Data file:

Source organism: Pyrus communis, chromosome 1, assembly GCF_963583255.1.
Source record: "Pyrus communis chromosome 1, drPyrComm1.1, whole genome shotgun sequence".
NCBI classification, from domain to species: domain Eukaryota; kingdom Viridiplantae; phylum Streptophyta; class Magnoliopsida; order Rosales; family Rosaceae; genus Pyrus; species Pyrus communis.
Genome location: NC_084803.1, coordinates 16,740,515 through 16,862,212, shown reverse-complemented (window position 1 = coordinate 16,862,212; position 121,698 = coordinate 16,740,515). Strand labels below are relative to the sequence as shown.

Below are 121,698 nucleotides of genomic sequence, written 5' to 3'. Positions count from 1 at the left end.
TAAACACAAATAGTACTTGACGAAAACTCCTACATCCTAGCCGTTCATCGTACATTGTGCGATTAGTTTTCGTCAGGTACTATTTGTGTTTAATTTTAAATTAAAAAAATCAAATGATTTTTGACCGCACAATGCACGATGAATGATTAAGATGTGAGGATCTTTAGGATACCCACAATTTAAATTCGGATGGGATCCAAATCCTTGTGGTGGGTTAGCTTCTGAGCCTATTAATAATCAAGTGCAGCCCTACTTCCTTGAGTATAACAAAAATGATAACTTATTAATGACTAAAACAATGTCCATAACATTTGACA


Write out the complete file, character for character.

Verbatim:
Source organism: Pyrus communis, chromosome 1, assembly GCF_963583255.1.
Source record: "Pyrus communis chromosome 1, drPyrComm1.1, whole genome shotgun sequence".
NCBI classification, from domain to species: domain Eukaryota; kingdom Viridiplantae; phylum Streptophyta; class Magnoliopsida; order Rosales; family Rosaceae; genus Pyrus; species Pyrus communis.
Genome location: NC_084803.1, coordinates 16,740,515 through 16,862,212, shown reverse-complemented (window position 1 = coordinate 16,862,212; position 121,698 = coordinate 16,740,515). Strand labels below are relative to the sequence as shown.

Below are 121,698 nucleotides of genomic sequence, written 5' to 3'. Positions count from 1 at the left end.
TAAACACAAATAGTACTTGACGAAAACTCCTACATCCTAGCCGTTCATCGTACATTGTGCGATTAGTTTTCGTCAGGTACTATTTGTGTTTAATTTTAAATTAAAAAAATCAAATGATTTTTGACCGCACAATGCACGATGAATGATTAAGATGTGAGGATCTTTAGGATACCCACAATTTAAATTCGGATGGGATCCAAATCCTTGTGGTGGGTTAGCTTCTGAGCCTATTAATAATCAAGTGCAGCCCTACTTCCTTGAGTATAACAAAAATGATAACTTATTAATGACTAAAACAATGTCCATAACATTTGACA